Authors: Esteban Castro-Ruiz, Flaminia Giacomini, Alessio Belenchia and Časlav Brukner
The standard formulation of quantum theory relies on a fixed space-time metric determining the localisation and causal order of events. In general relativity, the metric is influenced by matter, and is expected to become indefinite when matter behaves quantum mechanically. Here, we develop a framework to operationally define events and their localisation with respect to a quantum clock reference frame, also in the presence of gravitating quantum systems. We find that, when clocks interact gravitationally, the time localisability of events becomes relative, depending on the reference frame. This relativity is a signature of an indefinite metric, where events can occur in an indefinite causal order. Even if the metric is indefinite, for any event we can find a reference frame where local quantum operations take their standard unitary dilation form. This form is preserved when changing clock reference frames, yielding physics covariant with respect to quantum reference frame transformations.
Authors: Flaminia Giacomini and Časlav Brukner
The Principle of Equivalence, stating that all laws of physics take their special-relativistic form in any local inertial frame, lies at the core of General Relativity. Because of its fundamental status, this principle could be a very powerful guide in formulating physical laws at regimes where both gravitational and quantum effects are relevant. However, its formulation implicitly presupposes that reference frames are abstracted from classical systems (rods and clocks) and that the spacetime background is well defined. It is unclear if it continues to hold when quantum systems, which can be in a quantum relationship with other physical systems, are taken as reference frames, and in a superposition of classical spacetime structures. Here, we tackle both questions by introducing a relational formalism to describe quantum systems in a superposition of curved spacetimes. We build a unitary transformation to the quantum reference frame (QRF) of a quantum system in curved spacetime, and in a superposition thereof. In both cases, a QRF can be found such that the metric looks locally minkowskian. Hence, one cannot distinguish, with a local measurement, if the spacetime is flat or curved, or in a superposition of such spacetimes. This transformation identifies a Quantum Local Inertial Frame. We also find a spacetime path-integral encoding the dynamics of a quantum particle in spacetime and show that the state of a freely falling particle can be expressed as an infinite sum of all possible classical geodesics. We then build the QRF transformation to the Fermi normal coordinates of such freely falling quantum particle and show that the metric is locally minkowskian. These results extend the Principle of Equivalence to QRFs in a superposition of gravitational fields. Verifying this principle may pave a fruitful path to establishing solid conceptual grounds for a future theory of quantum gravity.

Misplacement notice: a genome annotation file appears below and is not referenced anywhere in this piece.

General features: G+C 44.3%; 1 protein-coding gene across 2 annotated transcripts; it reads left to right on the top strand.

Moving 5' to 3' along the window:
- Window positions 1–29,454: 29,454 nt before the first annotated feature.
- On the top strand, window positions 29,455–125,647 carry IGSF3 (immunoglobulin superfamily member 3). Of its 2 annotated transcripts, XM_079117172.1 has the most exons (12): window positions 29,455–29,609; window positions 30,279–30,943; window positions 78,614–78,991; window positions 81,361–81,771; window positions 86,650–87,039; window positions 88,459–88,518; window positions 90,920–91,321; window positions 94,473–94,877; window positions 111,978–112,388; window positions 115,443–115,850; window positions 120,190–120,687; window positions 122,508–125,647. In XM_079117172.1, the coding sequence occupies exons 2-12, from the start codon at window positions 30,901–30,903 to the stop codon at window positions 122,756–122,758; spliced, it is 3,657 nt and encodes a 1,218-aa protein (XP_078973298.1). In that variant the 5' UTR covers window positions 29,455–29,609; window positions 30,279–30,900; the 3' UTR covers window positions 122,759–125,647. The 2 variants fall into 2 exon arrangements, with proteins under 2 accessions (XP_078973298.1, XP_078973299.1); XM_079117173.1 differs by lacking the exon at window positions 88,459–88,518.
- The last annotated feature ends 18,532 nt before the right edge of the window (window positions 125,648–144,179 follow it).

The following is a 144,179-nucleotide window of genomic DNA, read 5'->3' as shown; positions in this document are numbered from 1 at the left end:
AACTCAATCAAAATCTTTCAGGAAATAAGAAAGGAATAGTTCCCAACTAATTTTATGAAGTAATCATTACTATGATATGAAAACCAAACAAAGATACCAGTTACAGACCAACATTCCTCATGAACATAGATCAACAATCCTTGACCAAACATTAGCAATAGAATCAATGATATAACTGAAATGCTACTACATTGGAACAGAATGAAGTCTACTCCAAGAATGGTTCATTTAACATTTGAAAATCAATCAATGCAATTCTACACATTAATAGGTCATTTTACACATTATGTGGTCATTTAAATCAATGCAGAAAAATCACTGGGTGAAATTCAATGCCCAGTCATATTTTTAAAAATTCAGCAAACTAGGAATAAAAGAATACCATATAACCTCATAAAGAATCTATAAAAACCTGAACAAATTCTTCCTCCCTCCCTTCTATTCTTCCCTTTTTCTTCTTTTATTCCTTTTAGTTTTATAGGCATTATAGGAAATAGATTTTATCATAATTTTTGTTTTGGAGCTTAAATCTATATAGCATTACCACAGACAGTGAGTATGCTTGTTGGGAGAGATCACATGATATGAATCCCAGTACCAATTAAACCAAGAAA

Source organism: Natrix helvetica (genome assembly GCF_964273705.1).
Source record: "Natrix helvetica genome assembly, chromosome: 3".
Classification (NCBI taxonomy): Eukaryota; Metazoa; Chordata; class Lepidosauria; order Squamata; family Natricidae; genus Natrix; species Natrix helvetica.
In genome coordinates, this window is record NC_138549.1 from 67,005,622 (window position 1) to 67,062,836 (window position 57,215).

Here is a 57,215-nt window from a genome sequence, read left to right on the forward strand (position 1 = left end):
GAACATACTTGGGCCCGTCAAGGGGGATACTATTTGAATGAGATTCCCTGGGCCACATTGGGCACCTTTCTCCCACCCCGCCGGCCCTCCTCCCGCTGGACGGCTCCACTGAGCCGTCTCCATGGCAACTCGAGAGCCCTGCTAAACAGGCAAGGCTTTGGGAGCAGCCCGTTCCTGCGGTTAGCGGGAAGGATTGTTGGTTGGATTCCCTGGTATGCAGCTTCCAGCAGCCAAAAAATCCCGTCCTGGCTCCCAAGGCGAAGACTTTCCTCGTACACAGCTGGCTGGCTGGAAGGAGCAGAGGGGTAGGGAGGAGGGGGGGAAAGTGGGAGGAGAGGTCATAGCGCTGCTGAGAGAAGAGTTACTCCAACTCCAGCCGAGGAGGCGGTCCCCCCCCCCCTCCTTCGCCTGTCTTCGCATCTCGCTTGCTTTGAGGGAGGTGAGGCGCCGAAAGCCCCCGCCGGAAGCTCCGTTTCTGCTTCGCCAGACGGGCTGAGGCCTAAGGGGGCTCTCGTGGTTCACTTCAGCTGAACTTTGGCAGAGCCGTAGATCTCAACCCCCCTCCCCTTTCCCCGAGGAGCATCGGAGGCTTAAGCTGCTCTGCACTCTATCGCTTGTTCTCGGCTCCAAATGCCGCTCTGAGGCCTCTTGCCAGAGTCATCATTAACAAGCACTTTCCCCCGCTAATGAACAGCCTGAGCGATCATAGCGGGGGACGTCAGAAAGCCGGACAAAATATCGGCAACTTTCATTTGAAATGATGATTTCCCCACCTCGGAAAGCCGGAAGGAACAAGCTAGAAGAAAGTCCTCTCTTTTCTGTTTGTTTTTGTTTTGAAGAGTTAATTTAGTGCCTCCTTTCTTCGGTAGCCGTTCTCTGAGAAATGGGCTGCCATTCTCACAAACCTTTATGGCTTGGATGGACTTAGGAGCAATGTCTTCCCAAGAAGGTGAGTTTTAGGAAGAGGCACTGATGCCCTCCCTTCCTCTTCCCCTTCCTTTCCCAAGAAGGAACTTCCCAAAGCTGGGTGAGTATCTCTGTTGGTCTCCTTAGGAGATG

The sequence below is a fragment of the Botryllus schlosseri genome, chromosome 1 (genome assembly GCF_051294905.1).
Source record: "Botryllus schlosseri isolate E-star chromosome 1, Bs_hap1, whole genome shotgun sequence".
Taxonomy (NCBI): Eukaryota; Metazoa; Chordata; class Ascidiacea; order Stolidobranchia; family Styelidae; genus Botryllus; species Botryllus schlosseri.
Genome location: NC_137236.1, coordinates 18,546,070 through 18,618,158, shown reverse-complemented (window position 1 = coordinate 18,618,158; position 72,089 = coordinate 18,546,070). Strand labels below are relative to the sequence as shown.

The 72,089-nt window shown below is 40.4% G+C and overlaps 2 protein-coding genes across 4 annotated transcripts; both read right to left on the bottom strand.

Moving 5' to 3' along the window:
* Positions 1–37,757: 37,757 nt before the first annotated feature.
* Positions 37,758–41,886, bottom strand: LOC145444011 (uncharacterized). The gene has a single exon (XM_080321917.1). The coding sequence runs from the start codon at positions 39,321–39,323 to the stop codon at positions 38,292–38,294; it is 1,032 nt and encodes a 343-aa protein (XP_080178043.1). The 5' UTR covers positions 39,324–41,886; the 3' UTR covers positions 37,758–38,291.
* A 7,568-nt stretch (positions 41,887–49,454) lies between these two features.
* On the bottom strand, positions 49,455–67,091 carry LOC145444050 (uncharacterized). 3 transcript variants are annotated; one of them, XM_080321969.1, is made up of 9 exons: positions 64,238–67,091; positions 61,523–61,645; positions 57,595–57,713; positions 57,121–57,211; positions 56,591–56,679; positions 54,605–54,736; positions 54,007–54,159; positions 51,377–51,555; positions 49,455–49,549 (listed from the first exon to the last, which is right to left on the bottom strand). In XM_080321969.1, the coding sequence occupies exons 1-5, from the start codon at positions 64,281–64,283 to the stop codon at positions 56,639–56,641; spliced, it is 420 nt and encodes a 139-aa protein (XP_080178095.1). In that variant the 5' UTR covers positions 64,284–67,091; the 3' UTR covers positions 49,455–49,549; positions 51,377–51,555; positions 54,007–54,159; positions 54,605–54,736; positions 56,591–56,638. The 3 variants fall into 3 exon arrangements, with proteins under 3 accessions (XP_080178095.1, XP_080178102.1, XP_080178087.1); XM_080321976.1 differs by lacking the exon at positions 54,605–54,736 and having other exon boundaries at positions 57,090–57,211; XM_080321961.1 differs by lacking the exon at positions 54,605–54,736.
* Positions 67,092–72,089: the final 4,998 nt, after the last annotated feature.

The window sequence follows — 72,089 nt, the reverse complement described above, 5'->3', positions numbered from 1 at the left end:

Authors: Aleksandra Dimić, Marko Milivojević, Dragoljub Gočanin, Natália S. Móller and Časlav Brukner
Realization of indefinite causal order (ICO), a theoretical possibility that even causal relations between physical events can be subjected to quantum superposition, apart from its general significance for the fundamental physics research, would also enable quantum information processing that outperforms protocols in which the underlying causal structure is definite. In this paper, we start with a proposition that an observer in a state of quantum superposition of being at two different relative distances from the event horizon of a black hole, effectively resides in ICO space-time generated by the black hole. By invoking the fact that the near-horizon geometry of a Schwarzschild black hole is that of a Rindler space-time, we propose a way to simulate an observer in ICO space-time by a Rindler observer in a state of superposition of having two different proper accelerations. By extension, a pair of Rindler observers with entangled proper accelerations simulates a pair of entangled ICO observers. Moreover, these Rindler-systems might have a plausible experimental realization by means of optomechanical resonators.
Authors: Laura J. Henderson, Alessio Belenchia, Esteban Castro-Ruiz, Costantino Budroni, Magdalena Zych, Časlav Brukner and Robert B. Mann
Quantum field theory is completely characterized by the field correlations between spacetime points. In turn, some of these can be accessed by locally coupling to the field simple quantum systems, a.k.a. particle detectors. In this work, we consider what happens when a quantum-controlled superposition of detectors at different space-time points is used to probe the correlations of the field. We show that, due to quantum interference effects, two detectors can gain information on field correlations which would not be otherwise accessible. This has relevant consequences for information theoretic quantities, like entanglement and mutual information harvested from the field. In particular, the quantum control allows for extraction of entanglement in scenarios where this is otherwise provably impossible.